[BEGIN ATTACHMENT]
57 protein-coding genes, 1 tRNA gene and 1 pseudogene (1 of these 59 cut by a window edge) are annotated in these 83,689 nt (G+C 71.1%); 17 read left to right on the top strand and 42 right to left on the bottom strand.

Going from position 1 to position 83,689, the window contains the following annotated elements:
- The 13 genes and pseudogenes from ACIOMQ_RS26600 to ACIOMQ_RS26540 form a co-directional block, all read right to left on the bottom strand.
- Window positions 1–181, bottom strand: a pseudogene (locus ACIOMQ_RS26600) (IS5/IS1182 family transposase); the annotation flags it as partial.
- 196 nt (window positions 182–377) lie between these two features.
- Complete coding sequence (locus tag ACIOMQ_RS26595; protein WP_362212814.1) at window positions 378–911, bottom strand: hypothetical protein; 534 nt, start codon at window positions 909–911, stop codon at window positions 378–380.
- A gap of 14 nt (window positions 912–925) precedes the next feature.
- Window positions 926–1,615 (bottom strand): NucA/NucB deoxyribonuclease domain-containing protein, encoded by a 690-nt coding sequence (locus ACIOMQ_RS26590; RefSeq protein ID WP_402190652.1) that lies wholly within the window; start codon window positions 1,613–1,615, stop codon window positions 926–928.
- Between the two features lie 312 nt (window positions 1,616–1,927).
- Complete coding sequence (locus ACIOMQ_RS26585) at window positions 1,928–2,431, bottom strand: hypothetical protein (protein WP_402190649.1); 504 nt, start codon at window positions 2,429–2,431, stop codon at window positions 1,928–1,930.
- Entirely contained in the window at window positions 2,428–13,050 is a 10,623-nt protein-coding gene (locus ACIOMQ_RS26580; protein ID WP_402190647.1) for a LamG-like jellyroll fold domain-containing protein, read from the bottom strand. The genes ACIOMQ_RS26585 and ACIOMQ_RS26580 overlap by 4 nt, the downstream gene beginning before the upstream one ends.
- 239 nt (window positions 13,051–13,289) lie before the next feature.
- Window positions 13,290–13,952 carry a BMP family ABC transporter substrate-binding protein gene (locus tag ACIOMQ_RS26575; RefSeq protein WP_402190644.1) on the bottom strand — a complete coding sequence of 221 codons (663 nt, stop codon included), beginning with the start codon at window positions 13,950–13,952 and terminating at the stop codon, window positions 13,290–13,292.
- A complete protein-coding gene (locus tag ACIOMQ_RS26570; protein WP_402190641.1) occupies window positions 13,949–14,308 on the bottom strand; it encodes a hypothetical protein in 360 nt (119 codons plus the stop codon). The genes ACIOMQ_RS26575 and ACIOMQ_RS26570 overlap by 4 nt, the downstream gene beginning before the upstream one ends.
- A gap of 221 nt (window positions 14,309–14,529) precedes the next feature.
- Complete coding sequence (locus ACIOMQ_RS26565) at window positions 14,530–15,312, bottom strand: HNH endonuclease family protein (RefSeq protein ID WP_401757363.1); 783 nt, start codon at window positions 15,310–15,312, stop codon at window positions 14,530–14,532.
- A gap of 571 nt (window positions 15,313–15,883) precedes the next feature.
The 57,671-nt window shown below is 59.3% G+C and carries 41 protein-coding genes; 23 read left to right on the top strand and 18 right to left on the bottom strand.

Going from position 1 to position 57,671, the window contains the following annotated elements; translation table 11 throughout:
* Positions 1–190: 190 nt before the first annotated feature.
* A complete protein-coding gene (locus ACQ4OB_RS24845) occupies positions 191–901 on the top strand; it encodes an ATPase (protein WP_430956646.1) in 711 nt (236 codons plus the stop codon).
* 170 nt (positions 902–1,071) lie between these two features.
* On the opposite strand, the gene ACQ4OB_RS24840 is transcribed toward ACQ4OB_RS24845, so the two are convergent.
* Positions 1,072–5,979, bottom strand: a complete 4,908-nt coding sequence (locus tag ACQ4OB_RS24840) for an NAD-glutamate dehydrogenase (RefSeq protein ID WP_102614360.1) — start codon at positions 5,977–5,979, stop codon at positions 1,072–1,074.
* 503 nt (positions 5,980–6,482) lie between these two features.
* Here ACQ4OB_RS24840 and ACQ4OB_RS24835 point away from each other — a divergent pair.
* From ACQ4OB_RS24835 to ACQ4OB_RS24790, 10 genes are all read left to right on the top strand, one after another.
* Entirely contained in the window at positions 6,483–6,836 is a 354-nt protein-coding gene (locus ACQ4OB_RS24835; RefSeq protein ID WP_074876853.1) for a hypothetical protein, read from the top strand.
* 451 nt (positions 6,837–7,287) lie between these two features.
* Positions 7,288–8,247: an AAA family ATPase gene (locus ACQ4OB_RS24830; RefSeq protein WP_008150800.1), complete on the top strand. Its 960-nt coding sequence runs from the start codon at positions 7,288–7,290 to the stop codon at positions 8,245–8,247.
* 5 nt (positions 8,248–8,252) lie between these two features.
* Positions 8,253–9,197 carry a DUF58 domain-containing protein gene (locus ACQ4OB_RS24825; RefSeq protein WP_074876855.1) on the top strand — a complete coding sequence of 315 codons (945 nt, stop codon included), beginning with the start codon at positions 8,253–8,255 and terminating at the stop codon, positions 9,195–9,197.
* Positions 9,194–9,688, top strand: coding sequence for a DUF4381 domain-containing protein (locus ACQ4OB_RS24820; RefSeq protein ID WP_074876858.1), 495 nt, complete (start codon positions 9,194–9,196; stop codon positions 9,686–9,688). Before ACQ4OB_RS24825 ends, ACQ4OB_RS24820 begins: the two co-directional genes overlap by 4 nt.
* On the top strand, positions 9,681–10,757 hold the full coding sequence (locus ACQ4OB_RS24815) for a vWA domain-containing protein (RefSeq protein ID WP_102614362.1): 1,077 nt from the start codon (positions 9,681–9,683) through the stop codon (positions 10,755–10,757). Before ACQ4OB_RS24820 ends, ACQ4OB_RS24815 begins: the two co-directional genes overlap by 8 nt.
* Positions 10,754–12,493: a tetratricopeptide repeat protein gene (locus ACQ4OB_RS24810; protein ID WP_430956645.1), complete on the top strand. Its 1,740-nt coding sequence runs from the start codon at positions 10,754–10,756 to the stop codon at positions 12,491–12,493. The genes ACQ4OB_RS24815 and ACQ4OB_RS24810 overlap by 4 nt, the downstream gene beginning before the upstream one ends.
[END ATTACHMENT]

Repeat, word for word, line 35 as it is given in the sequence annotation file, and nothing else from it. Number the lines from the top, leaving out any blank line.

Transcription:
* Positions 10,754–12,493: a tetratricopeptide repeat protein gene (locus ACQ4OB_RS24810; protein ID WP_430956645.1), complete on the top strand. Its 1,740-nt coding sequence runs from the start codon at positions 10,754–10,756 to the stop codon at positions 12,491–12,493. The genes ACQ4OB_RS24815 and ACQ4OB_RS24810 overlap by 4 nt, the downstream gene beginning before the upstream one ends.